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Using Mock to Build Sanlock 2.4 RPMs for CentOS 6.3

The topic of this post might seem a bit strange, but it will all make sense later. In this post, I’ll show you how to use Mock to build RPMs for sanlock 2.4 for use with CentOS 6.3.

The information in this post is based on information found in two other very helpful pages:

Using Mock to test package builds

How to rebuild a package from Fedora or EPEL for RHEL, CentOS, or SL

I tested these instructions on a newly-built CentOS 6.3 VM, installed using the “Minimal Desktop” option. I haven’t tested it on other RHEL variants or other versions, so keep that in mind.

First, you’ll want to activate EPEL. You’ll do that by downloading the RPM and using yum localinstall to install it. You can also use rpm to install it directly from the URL, but I prefer using yum localinstall. (Note that the URL for the EPEL RPM is line-wrapped here for readability.)

yum localinstall epel-release-6-8.noarch.rpm

Once EPEL is installed, then install Mock and related tools:

yum install fedora-packager

This will download and install Mock and related tools such as rpmbuild.

Next, create a user under which you’ll run all these commands, and make sure this account is a member of the mock group:

useradd makerpm -G mock
passwd makerpm

From here on, you’ll want to be running as this user you just created, so switch to that user with su - makerpm.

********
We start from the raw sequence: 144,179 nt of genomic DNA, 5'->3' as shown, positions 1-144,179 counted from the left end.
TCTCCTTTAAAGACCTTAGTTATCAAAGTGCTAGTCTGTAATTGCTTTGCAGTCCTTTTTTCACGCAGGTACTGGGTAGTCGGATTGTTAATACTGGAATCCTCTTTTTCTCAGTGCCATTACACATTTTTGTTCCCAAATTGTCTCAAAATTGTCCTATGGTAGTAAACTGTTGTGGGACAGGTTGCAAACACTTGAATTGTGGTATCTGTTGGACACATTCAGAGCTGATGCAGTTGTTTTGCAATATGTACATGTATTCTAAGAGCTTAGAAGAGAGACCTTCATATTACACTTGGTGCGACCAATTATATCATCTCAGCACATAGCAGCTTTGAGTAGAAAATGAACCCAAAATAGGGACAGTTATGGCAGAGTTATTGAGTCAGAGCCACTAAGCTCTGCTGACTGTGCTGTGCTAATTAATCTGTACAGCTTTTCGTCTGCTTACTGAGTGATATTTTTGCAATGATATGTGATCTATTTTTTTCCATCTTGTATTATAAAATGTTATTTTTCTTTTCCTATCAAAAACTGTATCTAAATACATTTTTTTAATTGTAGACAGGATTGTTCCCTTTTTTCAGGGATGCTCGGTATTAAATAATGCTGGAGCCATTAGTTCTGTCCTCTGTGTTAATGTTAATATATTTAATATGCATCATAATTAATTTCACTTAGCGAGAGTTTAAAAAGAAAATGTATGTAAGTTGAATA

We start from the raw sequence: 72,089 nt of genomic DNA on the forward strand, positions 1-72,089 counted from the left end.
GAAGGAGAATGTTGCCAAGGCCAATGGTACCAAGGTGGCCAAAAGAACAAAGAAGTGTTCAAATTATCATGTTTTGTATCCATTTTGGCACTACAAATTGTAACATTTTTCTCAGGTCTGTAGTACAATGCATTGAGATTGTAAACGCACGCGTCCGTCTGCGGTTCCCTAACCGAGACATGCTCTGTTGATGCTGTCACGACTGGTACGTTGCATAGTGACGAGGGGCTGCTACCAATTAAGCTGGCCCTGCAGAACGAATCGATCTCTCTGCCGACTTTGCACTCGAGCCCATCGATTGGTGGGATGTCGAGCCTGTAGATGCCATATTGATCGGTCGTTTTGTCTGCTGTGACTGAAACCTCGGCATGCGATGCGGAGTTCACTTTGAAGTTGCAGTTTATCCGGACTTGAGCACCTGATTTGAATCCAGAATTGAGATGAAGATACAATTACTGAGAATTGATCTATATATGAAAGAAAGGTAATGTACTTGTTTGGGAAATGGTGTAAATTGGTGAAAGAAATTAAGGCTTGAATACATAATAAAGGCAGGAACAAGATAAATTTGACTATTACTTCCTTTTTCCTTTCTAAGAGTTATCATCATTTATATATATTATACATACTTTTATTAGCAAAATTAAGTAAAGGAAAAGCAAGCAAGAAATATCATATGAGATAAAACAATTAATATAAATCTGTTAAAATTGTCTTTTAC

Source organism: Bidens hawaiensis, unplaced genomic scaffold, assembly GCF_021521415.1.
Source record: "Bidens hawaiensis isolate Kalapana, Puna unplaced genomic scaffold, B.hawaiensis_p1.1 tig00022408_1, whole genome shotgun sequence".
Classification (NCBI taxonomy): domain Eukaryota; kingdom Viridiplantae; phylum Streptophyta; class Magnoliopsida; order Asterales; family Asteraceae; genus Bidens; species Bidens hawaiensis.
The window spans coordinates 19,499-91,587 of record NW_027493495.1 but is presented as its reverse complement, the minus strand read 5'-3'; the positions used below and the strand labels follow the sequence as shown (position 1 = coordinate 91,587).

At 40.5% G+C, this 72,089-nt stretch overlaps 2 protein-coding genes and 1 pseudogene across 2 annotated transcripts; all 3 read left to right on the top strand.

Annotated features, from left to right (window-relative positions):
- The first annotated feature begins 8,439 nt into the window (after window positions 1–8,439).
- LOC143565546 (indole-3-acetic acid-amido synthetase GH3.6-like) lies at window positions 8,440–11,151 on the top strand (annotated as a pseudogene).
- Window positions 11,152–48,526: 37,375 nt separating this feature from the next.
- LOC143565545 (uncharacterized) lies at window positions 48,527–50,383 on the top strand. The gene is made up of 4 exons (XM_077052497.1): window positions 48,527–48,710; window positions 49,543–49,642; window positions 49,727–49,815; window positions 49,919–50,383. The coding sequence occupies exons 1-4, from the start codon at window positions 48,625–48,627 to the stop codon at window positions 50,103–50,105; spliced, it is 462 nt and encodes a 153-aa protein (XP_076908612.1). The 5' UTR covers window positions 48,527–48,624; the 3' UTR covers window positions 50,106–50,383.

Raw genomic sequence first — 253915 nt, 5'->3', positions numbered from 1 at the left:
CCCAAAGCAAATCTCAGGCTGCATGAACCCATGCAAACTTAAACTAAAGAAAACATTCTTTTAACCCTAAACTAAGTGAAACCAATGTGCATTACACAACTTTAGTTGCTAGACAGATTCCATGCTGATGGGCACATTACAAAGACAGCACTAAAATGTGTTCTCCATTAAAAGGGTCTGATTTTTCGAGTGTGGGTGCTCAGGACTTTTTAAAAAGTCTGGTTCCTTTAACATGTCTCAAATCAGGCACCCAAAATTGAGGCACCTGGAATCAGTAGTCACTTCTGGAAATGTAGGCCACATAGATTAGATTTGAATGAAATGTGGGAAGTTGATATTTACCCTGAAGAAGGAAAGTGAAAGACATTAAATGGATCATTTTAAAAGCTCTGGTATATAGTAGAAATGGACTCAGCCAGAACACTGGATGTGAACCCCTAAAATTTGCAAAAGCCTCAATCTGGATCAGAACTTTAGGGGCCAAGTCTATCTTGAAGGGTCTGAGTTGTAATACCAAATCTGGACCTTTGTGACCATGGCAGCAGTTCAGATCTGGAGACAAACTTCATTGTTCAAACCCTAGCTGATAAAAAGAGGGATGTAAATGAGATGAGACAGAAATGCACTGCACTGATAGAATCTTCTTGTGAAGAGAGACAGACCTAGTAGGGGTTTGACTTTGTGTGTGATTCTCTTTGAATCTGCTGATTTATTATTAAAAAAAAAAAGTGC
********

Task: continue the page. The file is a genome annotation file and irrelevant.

The first step while running as the user you created is to setup the RPM build environment:


Now that the directory structure is created, use wget to download the source RPM for sanlock 2.4-3 from the Fedora 17 update repository (the URL is line-wrapped here for readability):


Move the source RPM to the rpmbuild/SRPMS directory:

mv sanlock-2.4-3.fc17.src.rpm ~/rpmbuild/SRPMS

And, finally, rebuild the RPMs with mock:

mock --rebuild ~/rpmbuild/SRPMS/sanlock-2.4-3.fc17.src.rpm

Assuming everything completes successfully (it did on my CentOS 6.3 VM), then you’ll end up with a group of RPMs found in /var/lib/mock/epel-6-x86_64/results (the exact directory will vary based on OS version and build; I was using 64-bit CentOS 6.3). You should then be able to install those RPMs onto a CentOS 6.3 system using yum localinstall and the prerequisites will be managed properly.


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